A movie log formerly known as Bookishness / By Charles Matthews

"Dazzled by so many and such marvelous inventions, the people of Macondo ... became indignant over the living images that the prosperous merchant Bruno Crespi projected in the theater with the lion-head ticket windows, for a character who had died and was buried in one film and for whose misfortune tears had been shed would reappear alive and transformed into an Arab in the next one. The audience, who had paid two cents apiece to share the difficulties of the actors, would not tolerate that outlandish fraud and they broke up the seats. The mayor, at the urging of Bruno Crespi, explained in a proclamation that the cinema was a machine of illusions that did not merit the emotional outbursts of the audience. With that discouraging explanation many ... decided not to return to the movies, considering that they already had too many troubles of their own to weep over the acted-out misfortunes of imaginary beings."
--Gabriel García Márquez, One Hundred Years of Solitude

Monday, August 7, 2017

Late Chrysanthemums (Mikio Naruse, 1954)

Haruko Sugimura in Late Chrysanthemums
Kin: Haruko Sugimura
Tomi: Yuko Mochizuki
Tamae: Chikako Hosokawa
Nobu: Sadako Sawamura
Kiyoshi: Hiroshi Koizuma
Sachkiko: Ineko Arima
Tabe: Ken Uehara
Seki: Bontaro Miake

Director: Mikio Naruse
Screenplay: Sumie Tanaka, Toshiro Ide
Based on stories by Fumiko Hayashi
Cinematography: Masao Tamai
Music: Ichiro Saito

In 1993, writer-director Nora Ephron satirized a prevailing male attitude toward "women's pictures" in Sleepless in Seattle. When the character played by Rita Wilson tears up while recounting the plot of An Affair to Remember (Leo McCarey 1957), Tom Hanks's character dismisses the film as "a chick's movie," and he and Victor Garber's character mock her by bursting into tears while recalling the thoroughly macho ending of The Dirty Dozen (Robert Aldrich, 1957). Although Ephron's film had the downside of reinvigorating the old put-down phrase "chick flick," it also sent video sales and rentals of An Affair to Remember through the roof. The male-female audience split, and the willingness of filmmakers to cash in on it, dates from the days when there were movie theaters within walking distance of almost every neighborhood, and women who worked at home could take a break to watch a movie while the kids were in school. So the "matinee weepie" became a standard product of Hollywood studios, usually focusing on the problems women had with their families and their husbands -- or their lack of families and husbands. In Japan, however, women's problems were compounded by history and rapid social change: The institutions women had learned to adapt to before and during the war were being revolutionized. The constitution drafted during the occupation of Japan in 1946 went perhaps even further to establish the political and social equality of women with men than was common in the United States. The Japanese version of a "woman's picture," Mikio Naruse's Late Chrysanthemums, demonstrates both how liberating and how traumatizing this newfound equality could be for older women by focusing on four former geisha, now in late middle age, past the time when the one skill they had been trained in, pleasing men, could support them. One of the women, Nobu, has found stability by running a small restaurant. Another, Kin, had socked away the money she had earned and, never married, now lends money and invests in real estate. But Tomi and Tamae, each of whom now has a grown child but no husband, have had harder times. They share a house, but Tomi is addicted to gambling and Tamae is in poor health, which keeps her from earning what she could as a housekeeper in a hotel. Tomi is also upset that her daughter, Sachiko, who dresses in modern Western clothes, is marrying an older man, while Tamae frets first about the fact that her son, Kiyoshi, has a mistress and later that he has decided to move to Hokkaido. There's no real plot to Late Chrysanthemums, but instead a concentrated focus on characters and their reactions to a changing world. Kin, for example, is drawn back into the wartime past by the return of two men: Seki, with whom she was once so in love that they attempted a double suicide, and Tabe, an ex-soldier who was her patron. She spurns Seki, now a derelict ex-con, but eagerly receives the handsome Tabe, only to be disillusioned when it turns out that he only wants to borrow money and gets sloppily drunk. Haruko Sugimura, who was usually cast in rather vinegary roles, like a Japanese Agnes Moorehead, gives a performance of depth and understanding as Kin, but all of the film's performances are richly accomplished.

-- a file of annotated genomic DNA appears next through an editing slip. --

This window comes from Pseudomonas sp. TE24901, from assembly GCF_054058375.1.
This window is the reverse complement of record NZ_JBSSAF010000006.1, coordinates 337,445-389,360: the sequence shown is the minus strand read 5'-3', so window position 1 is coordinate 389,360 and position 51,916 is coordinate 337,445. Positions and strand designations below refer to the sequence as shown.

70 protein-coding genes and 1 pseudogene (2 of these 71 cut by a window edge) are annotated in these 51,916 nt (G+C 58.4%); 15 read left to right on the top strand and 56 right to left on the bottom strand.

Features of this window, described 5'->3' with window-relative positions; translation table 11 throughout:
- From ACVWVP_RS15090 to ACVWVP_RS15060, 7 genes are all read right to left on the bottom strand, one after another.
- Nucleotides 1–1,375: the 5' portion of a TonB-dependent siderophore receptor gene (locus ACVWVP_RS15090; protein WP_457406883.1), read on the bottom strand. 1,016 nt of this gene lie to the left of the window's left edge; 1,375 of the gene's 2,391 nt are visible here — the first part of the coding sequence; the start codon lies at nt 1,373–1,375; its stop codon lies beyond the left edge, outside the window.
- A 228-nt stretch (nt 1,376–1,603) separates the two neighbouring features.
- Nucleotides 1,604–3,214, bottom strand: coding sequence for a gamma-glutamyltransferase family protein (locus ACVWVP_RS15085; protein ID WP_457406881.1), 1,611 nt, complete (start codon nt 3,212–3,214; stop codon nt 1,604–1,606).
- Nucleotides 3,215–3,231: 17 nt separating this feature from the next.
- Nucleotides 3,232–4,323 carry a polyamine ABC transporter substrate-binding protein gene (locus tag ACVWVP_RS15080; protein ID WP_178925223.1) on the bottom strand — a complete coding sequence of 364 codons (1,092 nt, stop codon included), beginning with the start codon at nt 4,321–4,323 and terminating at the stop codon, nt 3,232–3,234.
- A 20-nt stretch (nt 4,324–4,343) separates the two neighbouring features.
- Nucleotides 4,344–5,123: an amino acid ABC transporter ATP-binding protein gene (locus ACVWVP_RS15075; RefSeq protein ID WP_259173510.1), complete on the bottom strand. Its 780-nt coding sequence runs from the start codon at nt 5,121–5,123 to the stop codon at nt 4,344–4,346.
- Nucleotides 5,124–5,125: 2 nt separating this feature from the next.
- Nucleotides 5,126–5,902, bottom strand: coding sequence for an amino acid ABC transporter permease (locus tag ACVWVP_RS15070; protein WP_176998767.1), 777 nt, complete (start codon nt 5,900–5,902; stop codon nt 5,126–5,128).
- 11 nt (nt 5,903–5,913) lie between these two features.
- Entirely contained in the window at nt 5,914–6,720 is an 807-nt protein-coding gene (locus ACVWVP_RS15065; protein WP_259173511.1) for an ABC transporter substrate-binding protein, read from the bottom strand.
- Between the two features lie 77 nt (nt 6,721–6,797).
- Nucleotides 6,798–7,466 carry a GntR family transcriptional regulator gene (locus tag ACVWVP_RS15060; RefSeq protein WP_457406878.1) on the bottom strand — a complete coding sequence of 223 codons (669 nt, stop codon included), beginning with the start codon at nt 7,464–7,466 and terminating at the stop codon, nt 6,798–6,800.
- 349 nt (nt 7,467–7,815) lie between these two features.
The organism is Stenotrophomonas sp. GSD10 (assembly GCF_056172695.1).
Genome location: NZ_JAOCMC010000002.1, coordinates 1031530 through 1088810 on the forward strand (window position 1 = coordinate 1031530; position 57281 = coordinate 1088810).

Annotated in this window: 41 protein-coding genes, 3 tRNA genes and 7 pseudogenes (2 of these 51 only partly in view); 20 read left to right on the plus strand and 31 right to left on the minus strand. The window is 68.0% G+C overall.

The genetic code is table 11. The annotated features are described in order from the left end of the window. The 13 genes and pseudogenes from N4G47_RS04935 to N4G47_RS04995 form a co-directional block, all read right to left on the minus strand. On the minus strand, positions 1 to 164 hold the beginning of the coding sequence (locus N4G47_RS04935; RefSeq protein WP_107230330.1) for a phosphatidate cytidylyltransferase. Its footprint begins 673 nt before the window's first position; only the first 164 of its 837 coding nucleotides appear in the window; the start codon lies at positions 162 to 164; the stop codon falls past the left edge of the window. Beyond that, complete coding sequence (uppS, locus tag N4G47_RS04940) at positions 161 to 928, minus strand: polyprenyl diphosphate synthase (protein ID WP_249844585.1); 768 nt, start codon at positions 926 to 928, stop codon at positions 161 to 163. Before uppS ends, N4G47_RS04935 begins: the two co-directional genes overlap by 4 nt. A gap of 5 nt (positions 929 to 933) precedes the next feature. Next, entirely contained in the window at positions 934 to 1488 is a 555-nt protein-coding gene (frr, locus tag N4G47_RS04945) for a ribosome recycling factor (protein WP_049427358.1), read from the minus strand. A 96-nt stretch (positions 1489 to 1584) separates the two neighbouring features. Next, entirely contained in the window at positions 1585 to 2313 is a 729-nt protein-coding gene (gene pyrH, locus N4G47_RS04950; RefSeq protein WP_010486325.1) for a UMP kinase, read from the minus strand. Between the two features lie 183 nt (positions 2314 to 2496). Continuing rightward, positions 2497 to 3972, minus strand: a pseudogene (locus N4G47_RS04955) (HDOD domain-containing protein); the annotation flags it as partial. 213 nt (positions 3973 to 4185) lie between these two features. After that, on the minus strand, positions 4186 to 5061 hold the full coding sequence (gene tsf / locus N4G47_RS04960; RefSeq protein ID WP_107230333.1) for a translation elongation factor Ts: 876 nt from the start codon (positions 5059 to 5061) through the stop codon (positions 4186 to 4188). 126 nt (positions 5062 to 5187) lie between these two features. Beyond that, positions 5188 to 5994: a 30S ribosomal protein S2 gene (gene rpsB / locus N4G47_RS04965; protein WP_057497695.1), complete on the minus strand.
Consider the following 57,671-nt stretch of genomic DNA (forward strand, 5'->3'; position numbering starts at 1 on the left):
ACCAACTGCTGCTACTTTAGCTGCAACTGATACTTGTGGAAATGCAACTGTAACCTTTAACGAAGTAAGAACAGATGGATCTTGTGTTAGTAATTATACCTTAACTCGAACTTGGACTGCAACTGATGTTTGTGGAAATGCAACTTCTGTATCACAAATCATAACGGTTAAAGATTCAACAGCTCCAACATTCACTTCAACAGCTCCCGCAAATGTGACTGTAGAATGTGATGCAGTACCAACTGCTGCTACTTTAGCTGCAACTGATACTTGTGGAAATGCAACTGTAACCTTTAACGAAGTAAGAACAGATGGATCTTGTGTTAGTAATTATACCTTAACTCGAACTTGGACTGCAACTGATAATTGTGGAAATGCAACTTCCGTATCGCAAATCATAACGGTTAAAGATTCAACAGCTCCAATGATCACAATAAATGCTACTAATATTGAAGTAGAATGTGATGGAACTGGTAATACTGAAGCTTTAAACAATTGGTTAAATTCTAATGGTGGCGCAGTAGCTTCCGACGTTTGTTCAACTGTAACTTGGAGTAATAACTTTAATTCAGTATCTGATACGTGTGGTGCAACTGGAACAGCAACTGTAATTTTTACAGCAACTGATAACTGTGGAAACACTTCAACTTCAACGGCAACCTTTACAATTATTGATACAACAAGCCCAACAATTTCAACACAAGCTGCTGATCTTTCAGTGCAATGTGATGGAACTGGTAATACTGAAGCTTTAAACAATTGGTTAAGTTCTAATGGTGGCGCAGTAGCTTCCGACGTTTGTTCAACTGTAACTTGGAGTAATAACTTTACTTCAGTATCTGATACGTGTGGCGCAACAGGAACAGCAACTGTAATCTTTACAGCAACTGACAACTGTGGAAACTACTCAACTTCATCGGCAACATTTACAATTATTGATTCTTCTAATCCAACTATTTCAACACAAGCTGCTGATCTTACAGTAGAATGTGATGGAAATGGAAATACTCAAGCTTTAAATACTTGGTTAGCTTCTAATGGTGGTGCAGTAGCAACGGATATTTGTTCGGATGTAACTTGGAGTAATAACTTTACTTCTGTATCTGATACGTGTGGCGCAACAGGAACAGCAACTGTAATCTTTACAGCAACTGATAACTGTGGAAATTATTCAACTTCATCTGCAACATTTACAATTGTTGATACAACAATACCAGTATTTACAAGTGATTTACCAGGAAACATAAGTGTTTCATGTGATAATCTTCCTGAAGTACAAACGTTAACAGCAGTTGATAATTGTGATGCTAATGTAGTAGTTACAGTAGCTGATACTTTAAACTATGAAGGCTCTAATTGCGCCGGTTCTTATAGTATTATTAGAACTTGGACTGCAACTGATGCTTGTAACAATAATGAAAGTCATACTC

Watched on Filmstruck Criterion Channel

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